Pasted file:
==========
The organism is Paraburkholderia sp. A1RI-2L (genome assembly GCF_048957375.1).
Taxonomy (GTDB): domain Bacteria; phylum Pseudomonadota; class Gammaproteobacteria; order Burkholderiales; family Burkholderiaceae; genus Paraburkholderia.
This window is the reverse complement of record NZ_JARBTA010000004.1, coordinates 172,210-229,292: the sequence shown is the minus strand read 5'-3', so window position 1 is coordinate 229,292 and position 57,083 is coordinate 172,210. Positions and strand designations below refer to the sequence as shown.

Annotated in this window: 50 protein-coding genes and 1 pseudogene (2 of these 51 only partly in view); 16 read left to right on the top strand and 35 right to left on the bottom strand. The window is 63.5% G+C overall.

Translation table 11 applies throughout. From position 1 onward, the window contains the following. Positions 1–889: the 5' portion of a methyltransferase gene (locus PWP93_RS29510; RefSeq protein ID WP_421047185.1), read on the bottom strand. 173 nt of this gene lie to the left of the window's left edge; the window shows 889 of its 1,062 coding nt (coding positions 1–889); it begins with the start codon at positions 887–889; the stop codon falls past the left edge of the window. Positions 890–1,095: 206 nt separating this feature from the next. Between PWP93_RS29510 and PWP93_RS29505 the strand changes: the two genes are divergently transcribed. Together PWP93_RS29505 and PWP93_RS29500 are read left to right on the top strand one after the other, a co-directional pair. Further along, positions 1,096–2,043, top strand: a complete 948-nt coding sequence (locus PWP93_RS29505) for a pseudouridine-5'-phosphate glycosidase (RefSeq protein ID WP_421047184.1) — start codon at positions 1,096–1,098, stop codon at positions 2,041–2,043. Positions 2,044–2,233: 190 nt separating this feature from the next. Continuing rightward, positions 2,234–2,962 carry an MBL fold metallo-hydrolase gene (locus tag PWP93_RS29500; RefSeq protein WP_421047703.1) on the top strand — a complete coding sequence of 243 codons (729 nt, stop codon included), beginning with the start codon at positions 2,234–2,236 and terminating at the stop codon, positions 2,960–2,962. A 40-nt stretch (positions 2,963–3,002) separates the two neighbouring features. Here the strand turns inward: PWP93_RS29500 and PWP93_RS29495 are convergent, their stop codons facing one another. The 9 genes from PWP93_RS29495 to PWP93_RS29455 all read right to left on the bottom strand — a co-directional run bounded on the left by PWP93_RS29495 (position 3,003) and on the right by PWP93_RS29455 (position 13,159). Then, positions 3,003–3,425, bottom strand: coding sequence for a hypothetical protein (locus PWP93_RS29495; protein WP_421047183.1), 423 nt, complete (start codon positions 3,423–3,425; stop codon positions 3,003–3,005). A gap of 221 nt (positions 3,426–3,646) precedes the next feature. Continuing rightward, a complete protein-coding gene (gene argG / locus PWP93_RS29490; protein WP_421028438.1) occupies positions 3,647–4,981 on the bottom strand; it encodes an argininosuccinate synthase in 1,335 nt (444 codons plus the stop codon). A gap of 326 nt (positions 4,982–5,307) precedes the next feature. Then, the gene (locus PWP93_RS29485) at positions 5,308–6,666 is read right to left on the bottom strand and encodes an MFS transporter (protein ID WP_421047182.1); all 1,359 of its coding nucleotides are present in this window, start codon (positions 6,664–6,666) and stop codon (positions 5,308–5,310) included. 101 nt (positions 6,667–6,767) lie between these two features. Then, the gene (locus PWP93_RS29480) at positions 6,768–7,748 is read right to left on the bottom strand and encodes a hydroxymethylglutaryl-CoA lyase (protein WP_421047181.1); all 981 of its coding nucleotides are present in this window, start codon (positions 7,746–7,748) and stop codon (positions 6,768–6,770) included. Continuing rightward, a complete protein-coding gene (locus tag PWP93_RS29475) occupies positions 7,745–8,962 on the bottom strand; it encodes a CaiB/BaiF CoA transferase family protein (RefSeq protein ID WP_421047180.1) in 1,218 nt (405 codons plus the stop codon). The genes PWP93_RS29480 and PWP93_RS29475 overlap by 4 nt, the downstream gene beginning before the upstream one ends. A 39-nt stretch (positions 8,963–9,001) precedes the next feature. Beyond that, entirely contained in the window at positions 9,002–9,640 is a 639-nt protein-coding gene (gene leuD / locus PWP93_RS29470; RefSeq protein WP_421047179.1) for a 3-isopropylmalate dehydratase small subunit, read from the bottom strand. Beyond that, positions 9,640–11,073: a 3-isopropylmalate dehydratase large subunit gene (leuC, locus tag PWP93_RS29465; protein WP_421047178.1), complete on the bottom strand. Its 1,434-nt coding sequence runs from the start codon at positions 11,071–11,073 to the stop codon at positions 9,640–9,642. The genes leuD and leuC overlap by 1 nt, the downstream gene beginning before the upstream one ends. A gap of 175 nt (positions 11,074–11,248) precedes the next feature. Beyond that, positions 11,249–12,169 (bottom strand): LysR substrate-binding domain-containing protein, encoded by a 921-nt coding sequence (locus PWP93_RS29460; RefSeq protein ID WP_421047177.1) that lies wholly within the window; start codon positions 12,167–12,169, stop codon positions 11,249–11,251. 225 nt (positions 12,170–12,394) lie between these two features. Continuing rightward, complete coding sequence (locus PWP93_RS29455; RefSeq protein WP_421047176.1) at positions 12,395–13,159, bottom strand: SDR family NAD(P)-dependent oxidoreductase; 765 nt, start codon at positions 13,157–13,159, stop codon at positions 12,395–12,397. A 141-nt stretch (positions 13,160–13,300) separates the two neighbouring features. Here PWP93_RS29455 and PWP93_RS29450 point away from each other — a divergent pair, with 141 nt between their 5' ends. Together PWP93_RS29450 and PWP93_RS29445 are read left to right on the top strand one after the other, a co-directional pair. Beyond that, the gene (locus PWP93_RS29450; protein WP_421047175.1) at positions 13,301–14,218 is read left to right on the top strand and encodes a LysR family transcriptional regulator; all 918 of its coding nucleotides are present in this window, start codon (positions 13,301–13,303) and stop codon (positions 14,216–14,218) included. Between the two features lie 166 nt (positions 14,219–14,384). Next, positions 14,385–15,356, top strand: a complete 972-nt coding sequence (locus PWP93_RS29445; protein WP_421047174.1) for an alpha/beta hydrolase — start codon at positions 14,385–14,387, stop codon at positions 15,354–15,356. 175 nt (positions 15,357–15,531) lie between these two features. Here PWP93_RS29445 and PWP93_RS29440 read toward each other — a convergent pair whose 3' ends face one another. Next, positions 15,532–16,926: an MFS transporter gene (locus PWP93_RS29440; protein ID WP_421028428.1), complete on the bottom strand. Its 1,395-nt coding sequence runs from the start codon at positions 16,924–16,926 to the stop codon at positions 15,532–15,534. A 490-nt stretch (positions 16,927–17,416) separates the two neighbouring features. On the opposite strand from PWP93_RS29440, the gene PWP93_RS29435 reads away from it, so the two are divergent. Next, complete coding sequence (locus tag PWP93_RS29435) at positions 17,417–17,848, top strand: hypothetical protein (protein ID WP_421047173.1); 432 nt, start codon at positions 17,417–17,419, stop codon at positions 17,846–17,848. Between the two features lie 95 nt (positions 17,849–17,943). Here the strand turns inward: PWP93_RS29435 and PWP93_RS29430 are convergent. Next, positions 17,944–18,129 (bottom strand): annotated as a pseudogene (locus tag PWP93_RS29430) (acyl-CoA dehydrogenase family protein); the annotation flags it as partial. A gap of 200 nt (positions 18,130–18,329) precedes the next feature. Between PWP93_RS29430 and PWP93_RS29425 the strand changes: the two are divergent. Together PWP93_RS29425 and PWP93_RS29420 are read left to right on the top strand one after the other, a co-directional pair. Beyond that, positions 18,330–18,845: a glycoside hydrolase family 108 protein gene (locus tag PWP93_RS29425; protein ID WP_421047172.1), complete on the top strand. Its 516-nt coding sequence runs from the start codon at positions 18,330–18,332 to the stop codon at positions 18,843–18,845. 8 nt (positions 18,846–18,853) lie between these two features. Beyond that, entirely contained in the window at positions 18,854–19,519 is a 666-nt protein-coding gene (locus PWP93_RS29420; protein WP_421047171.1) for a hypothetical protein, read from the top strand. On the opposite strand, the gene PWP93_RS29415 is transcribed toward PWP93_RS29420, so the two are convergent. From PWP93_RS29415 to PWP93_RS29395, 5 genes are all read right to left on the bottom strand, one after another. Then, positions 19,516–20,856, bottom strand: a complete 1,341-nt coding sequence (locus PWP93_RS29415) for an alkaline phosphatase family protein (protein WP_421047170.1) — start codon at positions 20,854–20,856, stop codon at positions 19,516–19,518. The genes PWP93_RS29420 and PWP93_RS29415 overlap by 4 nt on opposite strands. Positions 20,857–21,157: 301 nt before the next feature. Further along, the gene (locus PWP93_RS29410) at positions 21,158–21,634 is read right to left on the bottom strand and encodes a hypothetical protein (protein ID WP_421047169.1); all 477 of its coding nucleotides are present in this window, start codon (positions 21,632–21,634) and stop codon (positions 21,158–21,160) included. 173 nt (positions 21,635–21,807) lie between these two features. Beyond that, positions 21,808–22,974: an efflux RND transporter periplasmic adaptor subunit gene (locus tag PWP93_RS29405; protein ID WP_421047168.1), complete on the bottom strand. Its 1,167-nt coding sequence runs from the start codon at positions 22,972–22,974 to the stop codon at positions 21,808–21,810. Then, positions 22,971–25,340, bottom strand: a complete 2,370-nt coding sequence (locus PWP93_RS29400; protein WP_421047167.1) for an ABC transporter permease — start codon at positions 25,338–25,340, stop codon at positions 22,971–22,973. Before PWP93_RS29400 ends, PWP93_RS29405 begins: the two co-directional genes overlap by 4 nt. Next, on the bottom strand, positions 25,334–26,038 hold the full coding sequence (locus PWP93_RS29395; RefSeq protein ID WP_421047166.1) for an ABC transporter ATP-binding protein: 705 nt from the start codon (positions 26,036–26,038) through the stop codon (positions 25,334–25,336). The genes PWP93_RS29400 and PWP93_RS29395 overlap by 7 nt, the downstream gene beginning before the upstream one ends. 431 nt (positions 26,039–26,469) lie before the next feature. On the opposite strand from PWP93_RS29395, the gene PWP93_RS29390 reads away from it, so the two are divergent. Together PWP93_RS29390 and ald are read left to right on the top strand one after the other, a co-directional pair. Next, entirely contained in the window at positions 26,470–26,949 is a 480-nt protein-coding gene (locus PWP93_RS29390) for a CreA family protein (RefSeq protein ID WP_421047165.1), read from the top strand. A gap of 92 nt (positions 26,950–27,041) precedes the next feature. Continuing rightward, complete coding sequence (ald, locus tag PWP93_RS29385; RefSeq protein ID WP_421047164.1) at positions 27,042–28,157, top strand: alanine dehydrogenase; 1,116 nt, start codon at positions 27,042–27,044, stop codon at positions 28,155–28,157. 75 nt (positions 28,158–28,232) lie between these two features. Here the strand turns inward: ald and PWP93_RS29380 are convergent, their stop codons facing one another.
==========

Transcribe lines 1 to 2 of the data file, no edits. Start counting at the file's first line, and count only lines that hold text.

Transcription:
The organism is Paraburkholderia sp. A1RI-2L (genome assembly GCF_048957375.1).
Taxonomy (GTDB): domain Bacteria; phylum Pseudomonadota; class Gammaproteobacteria; order Burkholderiales; family Burkholderiaceae; genus Paraburkholderia.